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Linen Towel with Indigo Woven Border


Italian noblewomen presented soft, absorbent, linen towels with indigo woven borders to birthing mothers during the 14th century and later. The cultural context of the towels is illustrated in Italian paintings of the period depicting childbirth customs such as presentation and use of the towels. For example, this fresco by Paolo di Giovanni Fei, Birth of the Virgin Mary (1380)... Read More »

Detail of the cover of the first issue of Ling Long

Ling Long Women's Magazine, Shanghai, 1931-1937

The abundance of graphic images such as photographs, cartoons, and advertisements is an important resource for studying urban mass culture and women’s lives in 1930s Shanghai.

Long Teaching Module: Doña Marina, Cortés' Translator


What is the language of conquest? What language do people speak when they battle for land and autonomy, or meet to negotiate? During the conquest of Mexico, Spanish and Nahuatl—the mother tongues of the conquistadors and the Mexica—grew newly powerful. Maya, Otomí and hundreds of other languages were spoken in Mesoamerica in the early 16th century. Yet Hernán Cortés understood only Spanish.... Read More »

Long Teaching Module: Inca Society


In South America in the centuries before 1500, the Peruvian coast and Andean highlands were home to a series of cultures that cultivated cotton as well as food crops. Of these, the largest empire was created by the Incas, who began as a small militaristic group and conquered surrounding groups. The Incas established a far-flung empire that stretched along the Andes, keeping this together... Read More »

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Long Teaching Module: Writers of the Heian Era


Japanese cultural history is rather unique because it includes writings by women from the Heian Era (794-1185 CE) among its earliest works of important literature. During this era, Japan saw the creative assimilation of Chinese influences and the flowering of a distinctly native literature and culture. This native literature, to which women made the major contribution, became Japan’s classical... Read More »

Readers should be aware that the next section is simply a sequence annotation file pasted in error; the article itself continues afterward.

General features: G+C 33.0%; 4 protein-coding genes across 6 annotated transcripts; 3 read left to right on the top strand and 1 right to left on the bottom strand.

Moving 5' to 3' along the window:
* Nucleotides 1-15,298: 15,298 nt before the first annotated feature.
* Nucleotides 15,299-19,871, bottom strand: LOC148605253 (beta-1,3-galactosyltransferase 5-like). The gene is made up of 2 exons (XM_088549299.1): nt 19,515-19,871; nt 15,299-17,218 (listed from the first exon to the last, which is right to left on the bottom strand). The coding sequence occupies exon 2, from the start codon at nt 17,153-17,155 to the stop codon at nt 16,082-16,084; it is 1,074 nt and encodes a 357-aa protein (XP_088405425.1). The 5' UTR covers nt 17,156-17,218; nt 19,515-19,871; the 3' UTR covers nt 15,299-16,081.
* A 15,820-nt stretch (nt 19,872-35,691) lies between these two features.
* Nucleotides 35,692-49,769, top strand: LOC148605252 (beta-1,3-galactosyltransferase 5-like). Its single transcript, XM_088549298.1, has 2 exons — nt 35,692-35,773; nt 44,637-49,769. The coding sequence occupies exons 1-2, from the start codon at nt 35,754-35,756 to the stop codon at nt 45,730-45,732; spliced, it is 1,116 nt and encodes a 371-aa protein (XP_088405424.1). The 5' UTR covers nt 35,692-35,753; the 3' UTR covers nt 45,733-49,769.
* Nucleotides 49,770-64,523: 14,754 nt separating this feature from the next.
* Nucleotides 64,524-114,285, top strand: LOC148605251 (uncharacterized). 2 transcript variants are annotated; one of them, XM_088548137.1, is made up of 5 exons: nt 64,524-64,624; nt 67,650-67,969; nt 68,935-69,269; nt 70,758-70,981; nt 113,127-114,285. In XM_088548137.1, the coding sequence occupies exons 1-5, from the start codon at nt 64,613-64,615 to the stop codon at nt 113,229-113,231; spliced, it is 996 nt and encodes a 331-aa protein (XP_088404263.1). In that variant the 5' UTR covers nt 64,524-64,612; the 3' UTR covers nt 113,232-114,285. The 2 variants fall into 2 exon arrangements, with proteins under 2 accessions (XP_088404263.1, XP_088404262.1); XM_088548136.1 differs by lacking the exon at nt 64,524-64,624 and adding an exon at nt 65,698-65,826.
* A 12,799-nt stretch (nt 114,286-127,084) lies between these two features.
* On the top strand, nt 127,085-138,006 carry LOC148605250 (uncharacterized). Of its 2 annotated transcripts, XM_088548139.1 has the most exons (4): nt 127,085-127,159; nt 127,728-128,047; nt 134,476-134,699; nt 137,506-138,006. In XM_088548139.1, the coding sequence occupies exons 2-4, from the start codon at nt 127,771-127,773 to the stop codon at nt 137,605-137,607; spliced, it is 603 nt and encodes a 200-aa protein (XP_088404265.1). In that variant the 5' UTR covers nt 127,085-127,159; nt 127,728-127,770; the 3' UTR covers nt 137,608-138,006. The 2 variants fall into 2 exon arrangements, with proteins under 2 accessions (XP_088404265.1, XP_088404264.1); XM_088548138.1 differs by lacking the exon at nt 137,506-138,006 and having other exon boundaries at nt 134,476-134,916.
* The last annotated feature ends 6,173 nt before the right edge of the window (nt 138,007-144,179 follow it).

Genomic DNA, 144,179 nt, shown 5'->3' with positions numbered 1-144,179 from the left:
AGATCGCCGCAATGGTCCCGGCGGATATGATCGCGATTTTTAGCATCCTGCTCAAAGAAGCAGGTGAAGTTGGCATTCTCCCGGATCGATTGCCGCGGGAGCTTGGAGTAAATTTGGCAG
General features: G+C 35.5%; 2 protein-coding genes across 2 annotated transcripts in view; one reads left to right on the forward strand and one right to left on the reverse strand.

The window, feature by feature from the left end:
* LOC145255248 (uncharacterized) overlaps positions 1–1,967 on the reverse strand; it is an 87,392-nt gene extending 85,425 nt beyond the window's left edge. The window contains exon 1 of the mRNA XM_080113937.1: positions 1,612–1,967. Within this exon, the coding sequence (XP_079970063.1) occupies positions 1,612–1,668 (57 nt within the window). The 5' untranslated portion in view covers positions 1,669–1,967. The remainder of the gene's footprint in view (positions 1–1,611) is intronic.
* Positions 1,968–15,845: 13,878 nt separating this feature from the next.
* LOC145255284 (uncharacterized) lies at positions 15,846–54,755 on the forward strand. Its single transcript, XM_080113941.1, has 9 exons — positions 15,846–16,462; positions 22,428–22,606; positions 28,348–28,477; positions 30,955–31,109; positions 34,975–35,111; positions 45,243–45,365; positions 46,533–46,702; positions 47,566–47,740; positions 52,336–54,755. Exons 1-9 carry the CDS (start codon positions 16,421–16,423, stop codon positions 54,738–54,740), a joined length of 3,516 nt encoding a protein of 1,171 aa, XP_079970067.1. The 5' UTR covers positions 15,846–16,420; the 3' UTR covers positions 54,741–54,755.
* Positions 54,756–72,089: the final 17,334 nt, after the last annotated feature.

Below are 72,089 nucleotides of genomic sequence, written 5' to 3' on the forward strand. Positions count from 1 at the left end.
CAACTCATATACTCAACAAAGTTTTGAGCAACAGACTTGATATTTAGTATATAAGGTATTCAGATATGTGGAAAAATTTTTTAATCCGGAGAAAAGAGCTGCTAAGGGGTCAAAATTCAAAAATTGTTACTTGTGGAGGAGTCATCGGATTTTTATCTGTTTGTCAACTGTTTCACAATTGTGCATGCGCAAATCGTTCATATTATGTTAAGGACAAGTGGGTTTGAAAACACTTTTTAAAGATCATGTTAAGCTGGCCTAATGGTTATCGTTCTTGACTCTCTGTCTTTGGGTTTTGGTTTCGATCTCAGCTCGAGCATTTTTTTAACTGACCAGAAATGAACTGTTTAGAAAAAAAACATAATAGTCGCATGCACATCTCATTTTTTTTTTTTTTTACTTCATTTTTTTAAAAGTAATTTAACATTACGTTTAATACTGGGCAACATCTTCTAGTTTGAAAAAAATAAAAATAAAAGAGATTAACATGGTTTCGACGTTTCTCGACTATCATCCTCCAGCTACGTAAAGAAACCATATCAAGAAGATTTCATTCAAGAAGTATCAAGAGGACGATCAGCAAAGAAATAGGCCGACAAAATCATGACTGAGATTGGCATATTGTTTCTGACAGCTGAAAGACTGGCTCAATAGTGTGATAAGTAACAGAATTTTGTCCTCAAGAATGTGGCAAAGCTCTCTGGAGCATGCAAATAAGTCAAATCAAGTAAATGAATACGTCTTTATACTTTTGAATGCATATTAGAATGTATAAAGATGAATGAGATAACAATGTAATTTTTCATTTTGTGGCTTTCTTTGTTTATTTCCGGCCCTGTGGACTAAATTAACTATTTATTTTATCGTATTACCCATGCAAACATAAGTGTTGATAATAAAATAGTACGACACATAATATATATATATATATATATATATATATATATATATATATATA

Louis as No More Than a Man


Part of the revolutionary undermining of the monarchy becomes evident in this profile of Louis XVI, shown here without his wig or finery.

Louis Leaves His Family


What links the many scenes we have of the King and his family is the modern sensibility on display in all of them. Of course, since dates are uncertain, we must assume that several images hail from the nineteenth century. Yet all confirm the sentimentality that the twentieth century so embraces. Interestingly, this may have been quite accurate, even though this sentimentality had not been as... Read More »

Louis the Sixteenth, King of France and of Navarre


This portrait demonstrates Louis at the height of his power and authority on the eve of the French Revolution.

Louis XVI and His Family (20 January 1793)


Not shown in this or other scenes here is the fact that between the King’s two visits he ate a last meal. At this time he was denied, as was custom, a knife to avoid suicide. Louis was angered that his jailers thought he was so sinful as to take his own life.

Louis XVI distributes aid to the Poor


Here Louis XVI is portrayed as a benevolent king distributing alms to the poor, an appropriate action for the "Father of his people." However, his rich fur–clad outfit contrasts with the abject poverty of the common people, suggesting to those inclined to be critical that the King did not understand the true state of popular misery during some of the 1780s, preceding the French Revolution.... Read More »